November 5, 2016
Osaka must have looked really modern in the 1970’s. OK, perhaps the entire city does not look like Pittsburg 40 years ago, but the area we stayed in was not prime real estate by any stretch of the imagination.
Our hostel was no better. It featured paper-thin walls and a single bathroom one floor down that served 4 rooms (each sleeping two). Susie’s bed had a spider hiding in the heater that cleverly ducked in each time she tried to kill it. She switched her position so that our third roommate lived above her head instead of her feet. As a rule, I do not mind the subpar rooms in hostels, because they drive all the guests out of their rooms and into a common room where they can visit and share stories.
This is great when your common room looks like this.
But when it looks like this one AND you have to walk a flight of stairs to the bathroom, you know you are scraping the bottom of the barrel.
On the bright side, we had zero incentive to stay in our rooms and took the opportunity to dive into Osaka.
Our strategy was simple. Visit the Osaka castle and take a train to the city center where we would see a buzzing hive of shopping, food, lights and people-watching. While our plan did not specifically include getting on the wrong train not once, but twice, we enjoyed that aspect of our adventure as well.
[Note: I feel a need to comment so that you will not think that we are truly incompetent travellers. We have found the signage for trains, subways, busses and streetcars to be staggeringly inconsistent. Sometimes there are maps in the cars, but not always. When there are maps, most of them have the stops named in both English and Japanese, but not all. Our mistakes have all stemmed from finding the right track, but boarding a train that takes an unexpected route (e.g., veering west when all maps seem to suggest it would take the northerly route). Add to all of this that we have a pass to travel for free on any JR (Japan Railways) train or subway, but not on other tracks and you have a recipe for some high-quality confusion.]
Despite our detours (I like to think of them as “adventure enhancers”), we enjoyed Osaka. The castle was unusual. It looks more European than Japanese to my eye. Of course, this was not the original castle. It burned down. Twice. In fact, few structures in Japan are original. After all, virtually everything is made of wood because wood is abundant and more earthquake resistant. Bricks and most masonry get reduced to dust when the earthquakes come. But wood buildings often catch fire, especially when there are angry monks or violent warlords around.
The museum within the castle told the story of the shoguns (essentially warlords) who had ruled and fought there. We learned about many betrayals, suicides, and battles. We saw cool shogun armor.
Yet, as Wiley pointed out, the place needs a better curator. It is hard to make betrayals and battles boring, but they managed to do so. Lacking an instinct for intrigue, the explanations would hint at something interesting without delivering the goods: “Tomatsu’s campaign gained strength until the betrayal of his generals.”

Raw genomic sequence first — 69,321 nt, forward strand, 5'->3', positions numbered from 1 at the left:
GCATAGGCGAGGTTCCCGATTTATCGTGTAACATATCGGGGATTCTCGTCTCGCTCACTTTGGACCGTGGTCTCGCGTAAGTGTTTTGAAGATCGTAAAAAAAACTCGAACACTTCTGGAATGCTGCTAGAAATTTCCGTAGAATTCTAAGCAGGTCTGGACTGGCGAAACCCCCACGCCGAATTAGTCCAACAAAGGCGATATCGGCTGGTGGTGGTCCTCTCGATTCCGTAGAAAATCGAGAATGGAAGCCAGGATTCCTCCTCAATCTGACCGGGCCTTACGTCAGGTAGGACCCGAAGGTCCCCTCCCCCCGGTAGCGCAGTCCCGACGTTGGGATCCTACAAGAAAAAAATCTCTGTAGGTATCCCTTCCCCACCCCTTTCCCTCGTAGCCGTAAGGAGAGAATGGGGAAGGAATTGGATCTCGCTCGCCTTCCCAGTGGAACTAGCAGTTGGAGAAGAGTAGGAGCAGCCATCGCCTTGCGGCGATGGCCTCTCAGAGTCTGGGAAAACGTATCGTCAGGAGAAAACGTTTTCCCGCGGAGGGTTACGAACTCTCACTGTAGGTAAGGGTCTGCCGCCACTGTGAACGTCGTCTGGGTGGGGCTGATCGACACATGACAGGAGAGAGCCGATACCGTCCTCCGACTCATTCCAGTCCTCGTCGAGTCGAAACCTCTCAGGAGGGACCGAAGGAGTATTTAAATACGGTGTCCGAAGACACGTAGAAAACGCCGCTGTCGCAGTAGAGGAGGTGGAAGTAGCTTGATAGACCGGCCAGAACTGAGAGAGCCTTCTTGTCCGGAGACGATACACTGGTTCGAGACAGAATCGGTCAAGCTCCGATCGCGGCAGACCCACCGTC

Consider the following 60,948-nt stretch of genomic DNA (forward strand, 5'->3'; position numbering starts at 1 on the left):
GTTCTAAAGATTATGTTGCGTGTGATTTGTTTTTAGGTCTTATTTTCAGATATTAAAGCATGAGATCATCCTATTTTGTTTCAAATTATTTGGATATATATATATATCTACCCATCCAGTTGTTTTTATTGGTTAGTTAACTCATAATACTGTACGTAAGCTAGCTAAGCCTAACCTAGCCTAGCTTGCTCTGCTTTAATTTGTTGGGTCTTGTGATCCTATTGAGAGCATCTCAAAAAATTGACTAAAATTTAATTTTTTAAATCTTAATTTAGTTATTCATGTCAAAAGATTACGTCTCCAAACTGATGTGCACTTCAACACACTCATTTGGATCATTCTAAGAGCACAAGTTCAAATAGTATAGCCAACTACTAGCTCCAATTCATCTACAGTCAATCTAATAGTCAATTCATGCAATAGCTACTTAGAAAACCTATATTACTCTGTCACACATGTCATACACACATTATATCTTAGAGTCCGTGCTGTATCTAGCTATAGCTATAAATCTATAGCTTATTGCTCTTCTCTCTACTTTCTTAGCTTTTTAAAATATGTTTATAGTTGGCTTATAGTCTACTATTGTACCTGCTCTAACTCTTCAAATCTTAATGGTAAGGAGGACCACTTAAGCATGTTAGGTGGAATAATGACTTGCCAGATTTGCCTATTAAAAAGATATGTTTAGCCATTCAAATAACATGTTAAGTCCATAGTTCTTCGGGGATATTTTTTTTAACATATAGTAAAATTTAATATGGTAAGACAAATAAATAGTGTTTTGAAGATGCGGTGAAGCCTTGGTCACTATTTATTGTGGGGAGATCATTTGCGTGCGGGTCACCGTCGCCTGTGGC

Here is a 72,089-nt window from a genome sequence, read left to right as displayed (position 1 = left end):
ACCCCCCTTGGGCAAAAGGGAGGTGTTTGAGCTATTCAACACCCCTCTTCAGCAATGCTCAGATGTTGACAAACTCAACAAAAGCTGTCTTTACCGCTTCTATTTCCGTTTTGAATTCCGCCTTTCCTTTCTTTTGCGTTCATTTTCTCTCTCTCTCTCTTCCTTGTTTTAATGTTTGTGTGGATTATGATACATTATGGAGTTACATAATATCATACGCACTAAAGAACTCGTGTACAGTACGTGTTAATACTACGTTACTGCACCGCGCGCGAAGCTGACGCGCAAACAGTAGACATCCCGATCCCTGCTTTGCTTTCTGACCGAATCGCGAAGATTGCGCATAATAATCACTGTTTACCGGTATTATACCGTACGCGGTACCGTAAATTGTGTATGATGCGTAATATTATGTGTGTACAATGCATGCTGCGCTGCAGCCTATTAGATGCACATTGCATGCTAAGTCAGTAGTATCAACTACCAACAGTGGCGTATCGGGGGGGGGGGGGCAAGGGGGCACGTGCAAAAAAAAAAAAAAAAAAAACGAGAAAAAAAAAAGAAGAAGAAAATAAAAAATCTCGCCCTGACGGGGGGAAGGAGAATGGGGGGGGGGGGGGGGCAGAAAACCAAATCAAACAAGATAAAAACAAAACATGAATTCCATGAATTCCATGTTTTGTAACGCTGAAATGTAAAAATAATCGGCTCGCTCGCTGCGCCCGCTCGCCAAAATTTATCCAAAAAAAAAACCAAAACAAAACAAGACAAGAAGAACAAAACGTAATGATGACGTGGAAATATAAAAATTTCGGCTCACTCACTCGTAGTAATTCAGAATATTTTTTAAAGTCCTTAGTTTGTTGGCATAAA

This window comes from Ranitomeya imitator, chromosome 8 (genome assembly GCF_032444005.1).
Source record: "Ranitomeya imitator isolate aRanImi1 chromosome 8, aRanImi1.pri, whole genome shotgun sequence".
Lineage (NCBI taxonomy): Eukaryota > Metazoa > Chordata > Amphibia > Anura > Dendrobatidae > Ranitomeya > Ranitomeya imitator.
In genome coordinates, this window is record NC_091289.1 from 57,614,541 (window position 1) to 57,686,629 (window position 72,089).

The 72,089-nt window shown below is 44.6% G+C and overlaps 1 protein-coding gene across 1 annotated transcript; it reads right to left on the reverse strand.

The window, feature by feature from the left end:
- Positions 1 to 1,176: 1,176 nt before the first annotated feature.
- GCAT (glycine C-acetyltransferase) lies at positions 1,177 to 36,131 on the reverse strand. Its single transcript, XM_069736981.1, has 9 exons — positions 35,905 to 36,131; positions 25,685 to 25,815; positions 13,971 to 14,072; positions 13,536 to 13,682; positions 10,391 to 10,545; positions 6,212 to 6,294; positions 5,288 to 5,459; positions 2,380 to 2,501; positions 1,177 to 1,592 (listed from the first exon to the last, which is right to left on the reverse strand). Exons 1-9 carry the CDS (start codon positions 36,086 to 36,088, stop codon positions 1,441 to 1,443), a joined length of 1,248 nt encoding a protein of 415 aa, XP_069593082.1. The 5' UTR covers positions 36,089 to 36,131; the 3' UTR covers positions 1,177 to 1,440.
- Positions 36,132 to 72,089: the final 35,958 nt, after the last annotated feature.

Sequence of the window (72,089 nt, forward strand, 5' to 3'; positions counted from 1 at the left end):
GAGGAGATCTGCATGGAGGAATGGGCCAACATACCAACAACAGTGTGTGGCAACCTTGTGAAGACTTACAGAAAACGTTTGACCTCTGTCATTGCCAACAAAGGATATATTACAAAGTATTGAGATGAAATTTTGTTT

Why did they do that? Was he difficult or were they cowardly? How did they do it – by dagger at night or through subterfuge? We will never know.
The top of the castle did provide a commanding view of the city, which is particularly nice with the autumn colors.
I am inspired:
A haiku for Osaka:
Trees, orange and red
Paint the park like ancient scroll
Our hostel is a pit.
I will give you a moment to wipe off your tears.
Speaking of tears – I must tell you about Tommy Lee Jones. First, he is the boss. By that, I mean that he is everywhere as one of the spokesman for Boss brand coffee (served hot or cold in cans at convenience stores and ubiquitous vending machines). I had read that he is fluent in Japanese and is a very successful spokesman in Japan, but I did not expect to see him 20-30 times everyday. One particular ad hit our fancy.
Here, the manly TLJ is crying while looking at his can of Boss and listening to his earbuds. Let us assume that the coffee is not the source of the tears, but instead the beautiful music. While I think the suggestion is that he is being moved by some majestic music like a Verdi opera, I’d prefer to believe he is listening to Willie Nelson’s “Always on My Mind”. Nevertheless, it inspired the kids to make this photo.
Back to Osaka.
While our neighborhood might have looked dilapidated, the city center (second largest in Japan) was hopping with people and lights and excitement. After grabbing a Starbucks, we walked for almost two hours watching the people watch each other (and, of course, us as well).
Our hostel host gave us a map that designated several areas
We ended our walk between the “food for locals” and “fish market”. The fish market had been closed for several hours, but we managed to find a little restaurant on its outskirts that was still open at 7:50, so we happily scarfed down salmon sashimi with salmon roe.
Susie was in heaven.
Our return home – including another “adventure enhancer” saw us arrive back at the hostel around 10, or 5 hours after sunset. Happily, we were almost too exhausted to notice the quality of our rooms!